Skip to Main Content
It looks like you're using Internet Explorer 11 or older. This website works best with modern browsers such as the latest versions of Chrome, Firefox, Safari, and Edge. If you continue with this browser, you may see unexpected results.


Asking questions when reviewing books

What is the purpose?

  • Informing the reader: What is being informed?
  • Entertaining the reader: Is ths meant for entertainment purposes?
  • Sharing information with the reader: What does the author share with the reader?
  • Advertising/selling: Is the author trying to sell a product, service or similar concept?
  • Advocacy: Is the author trying to influence views, beliefs, elections, pros/cons and more?
  • Recruitment: Is the author trying to encourage membership?
  • Current news & information: Is the reader providing updates?
  • Questions such as these address the purpose of the page. The reader evaluates what the author purpose of the source?
  • These are some examples of types of purposes authors present in articles.

Who is the Author?

  • Is the author a government agency?
  • Is the author an expert in this field?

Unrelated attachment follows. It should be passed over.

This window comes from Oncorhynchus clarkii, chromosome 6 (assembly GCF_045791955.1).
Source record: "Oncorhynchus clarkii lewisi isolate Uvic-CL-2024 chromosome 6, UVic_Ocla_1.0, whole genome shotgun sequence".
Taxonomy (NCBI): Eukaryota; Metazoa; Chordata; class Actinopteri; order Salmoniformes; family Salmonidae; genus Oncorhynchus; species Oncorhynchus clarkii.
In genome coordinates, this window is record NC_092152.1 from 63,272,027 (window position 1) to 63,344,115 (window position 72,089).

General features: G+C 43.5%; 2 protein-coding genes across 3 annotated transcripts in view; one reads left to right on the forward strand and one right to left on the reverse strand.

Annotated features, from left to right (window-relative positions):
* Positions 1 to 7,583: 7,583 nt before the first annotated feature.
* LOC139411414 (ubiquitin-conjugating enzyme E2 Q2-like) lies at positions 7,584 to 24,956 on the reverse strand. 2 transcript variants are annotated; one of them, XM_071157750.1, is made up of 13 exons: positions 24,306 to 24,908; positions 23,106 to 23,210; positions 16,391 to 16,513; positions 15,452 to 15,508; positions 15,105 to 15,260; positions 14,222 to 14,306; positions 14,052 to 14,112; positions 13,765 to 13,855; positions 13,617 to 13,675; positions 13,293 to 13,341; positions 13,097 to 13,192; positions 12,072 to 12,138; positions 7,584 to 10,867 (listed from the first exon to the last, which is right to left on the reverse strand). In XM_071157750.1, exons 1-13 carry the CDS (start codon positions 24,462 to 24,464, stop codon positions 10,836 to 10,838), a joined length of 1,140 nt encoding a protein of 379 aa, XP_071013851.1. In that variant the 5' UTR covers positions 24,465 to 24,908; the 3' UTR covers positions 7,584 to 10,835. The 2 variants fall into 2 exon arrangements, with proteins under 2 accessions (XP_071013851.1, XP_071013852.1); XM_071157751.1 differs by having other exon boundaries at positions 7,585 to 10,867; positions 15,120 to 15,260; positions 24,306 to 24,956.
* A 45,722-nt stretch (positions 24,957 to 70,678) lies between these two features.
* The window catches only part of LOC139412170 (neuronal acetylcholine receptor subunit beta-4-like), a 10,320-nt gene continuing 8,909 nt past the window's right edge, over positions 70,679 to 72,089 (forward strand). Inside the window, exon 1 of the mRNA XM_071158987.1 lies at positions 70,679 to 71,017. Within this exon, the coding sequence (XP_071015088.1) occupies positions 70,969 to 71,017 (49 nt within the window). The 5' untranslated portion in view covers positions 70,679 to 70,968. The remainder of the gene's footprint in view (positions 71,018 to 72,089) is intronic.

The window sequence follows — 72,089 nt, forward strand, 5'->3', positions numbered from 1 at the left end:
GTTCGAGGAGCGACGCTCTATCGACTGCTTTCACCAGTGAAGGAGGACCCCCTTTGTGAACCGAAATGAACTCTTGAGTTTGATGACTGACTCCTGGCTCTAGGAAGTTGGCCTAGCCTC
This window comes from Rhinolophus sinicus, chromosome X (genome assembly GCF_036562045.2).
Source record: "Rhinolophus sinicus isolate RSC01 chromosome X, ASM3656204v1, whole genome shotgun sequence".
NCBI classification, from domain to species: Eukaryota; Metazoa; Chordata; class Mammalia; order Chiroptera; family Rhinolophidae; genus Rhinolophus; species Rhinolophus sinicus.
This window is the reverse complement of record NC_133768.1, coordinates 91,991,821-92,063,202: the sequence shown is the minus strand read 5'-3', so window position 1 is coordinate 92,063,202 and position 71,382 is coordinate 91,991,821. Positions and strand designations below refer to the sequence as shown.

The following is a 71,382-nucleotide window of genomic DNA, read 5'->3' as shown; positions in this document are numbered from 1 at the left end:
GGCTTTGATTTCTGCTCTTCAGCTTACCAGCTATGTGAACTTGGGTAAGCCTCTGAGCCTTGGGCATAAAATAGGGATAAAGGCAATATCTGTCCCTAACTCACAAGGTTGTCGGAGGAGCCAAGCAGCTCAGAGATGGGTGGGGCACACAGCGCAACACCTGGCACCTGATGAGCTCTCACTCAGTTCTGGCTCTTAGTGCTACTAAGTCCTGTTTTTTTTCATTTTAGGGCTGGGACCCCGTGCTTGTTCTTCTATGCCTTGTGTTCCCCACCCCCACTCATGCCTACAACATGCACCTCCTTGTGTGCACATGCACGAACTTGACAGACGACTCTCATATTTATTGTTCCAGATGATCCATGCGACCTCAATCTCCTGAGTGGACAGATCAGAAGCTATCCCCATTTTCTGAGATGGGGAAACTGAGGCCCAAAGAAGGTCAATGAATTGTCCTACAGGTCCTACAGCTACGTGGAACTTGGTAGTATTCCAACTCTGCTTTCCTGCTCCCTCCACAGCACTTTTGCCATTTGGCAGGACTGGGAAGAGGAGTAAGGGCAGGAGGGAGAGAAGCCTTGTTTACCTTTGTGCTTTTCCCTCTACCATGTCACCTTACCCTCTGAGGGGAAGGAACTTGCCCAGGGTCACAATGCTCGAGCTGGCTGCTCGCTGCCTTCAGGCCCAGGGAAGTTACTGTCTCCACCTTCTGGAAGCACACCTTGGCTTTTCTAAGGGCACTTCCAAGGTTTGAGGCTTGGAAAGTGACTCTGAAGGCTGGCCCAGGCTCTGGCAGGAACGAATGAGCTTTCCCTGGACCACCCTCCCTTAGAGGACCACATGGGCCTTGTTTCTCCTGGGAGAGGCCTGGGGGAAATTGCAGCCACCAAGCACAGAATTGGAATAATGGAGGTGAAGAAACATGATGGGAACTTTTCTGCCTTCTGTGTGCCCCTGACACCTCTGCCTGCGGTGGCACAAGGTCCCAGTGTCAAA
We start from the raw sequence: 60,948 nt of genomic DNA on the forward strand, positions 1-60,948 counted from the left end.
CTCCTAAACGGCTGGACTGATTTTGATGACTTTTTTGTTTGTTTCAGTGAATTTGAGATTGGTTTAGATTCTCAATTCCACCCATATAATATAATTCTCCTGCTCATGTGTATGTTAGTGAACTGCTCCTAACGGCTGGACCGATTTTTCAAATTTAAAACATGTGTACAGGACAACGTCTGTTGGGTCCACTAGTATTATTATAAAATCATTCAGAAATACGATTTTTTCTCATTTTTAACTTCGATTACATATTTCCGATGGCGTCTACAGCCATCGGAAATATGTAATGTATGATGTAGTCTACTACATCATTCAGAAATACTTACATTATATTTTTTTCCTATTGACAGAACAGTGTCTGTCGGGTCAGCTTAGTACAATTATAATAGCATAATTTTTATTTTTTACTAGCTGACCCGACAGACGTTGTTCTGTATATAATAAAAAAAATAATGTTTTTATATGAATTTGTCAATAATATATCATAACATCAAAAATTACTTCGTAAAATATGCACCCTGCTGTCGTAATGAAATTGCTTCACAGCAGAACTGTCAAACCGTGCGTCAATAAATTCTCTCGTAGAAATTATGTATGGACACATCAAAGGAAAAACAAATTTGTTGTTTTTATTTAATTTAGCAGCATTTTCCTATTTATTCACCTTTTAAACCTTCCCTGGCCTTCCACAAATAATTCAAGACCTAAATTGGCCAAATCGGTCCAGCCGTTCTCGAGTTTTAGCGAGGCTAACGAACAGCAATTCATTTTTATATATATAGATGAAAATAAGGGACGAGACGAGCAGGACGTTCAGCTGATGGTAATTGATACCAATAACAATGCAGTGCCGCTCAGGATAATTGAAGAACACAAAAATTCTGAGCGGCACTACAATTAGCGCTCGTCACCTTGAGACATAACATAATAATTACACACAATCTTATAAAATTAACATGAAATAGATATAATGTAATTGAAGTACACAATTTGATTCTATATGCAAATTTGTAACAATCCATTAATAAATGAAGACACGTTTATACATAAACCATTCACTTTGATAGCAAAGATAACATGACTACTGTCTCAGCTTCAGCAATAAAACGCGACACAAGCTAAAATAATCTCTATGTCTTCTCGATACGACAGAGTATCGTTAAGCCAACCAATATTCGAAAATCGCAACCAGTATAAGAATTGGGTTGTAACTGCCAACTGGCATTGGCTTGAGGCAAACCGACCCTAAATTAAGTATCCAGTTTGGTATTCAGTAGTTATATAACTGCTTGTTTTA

• Where is the author employed?
  • What else has he/she written?
  • Has he/she won awards or honors?
  • Is the author a higher education institution?
  • Is the author an association?
  • Is the author an individual?

What is the background of the author?

  • Is there information on the authors background and can it be verified?
  • Is the author qualified to speak on the subject being written?
  • Questions such as these addresses if the content is correct or biased?


  • bibliography lists are usually included to present supported research. 
  • References include  primary sources (ex. journal articles)
  • References include current books
  • The citation style is clear and consistent.

Asking questions when reviewing books 2

What is the content?

  • Is the page organized?
  • Is the book relevant to the topic or subject of study?
  • Is it well researched?
  • Is it well written?
  • Does the book cover the topic comprehensively, partially or is it an overview?
  • What language is being used?
  • Is the content biased (liberal, conservative, association/advocacy groups, businesses etc.?
  • Questions such as these look at the content to allow the reader to evaluate if it is a reputable source?
  • Who is the target audience (general audience, professionals, researchers)?
  • These are a few questions readers need to ask.

How old is the content?

  • When was the book published? 
  • Some content change over time such as healthcare. Health care today may be different from 5, 10, 15, 20, etc. years.
  • Are there revised editions? APA revises their book. small changes can be seen from the 5th to 6th edition?
  • Does the book answer part or all of y our questions?


  • Is the book up to date with current research?
  • Is it useful?
  • Does it support or argue against an argument or main point of the page?
  • Does it support arguments with evidence?
  • Does it provide information that can be challenged and provide partial information?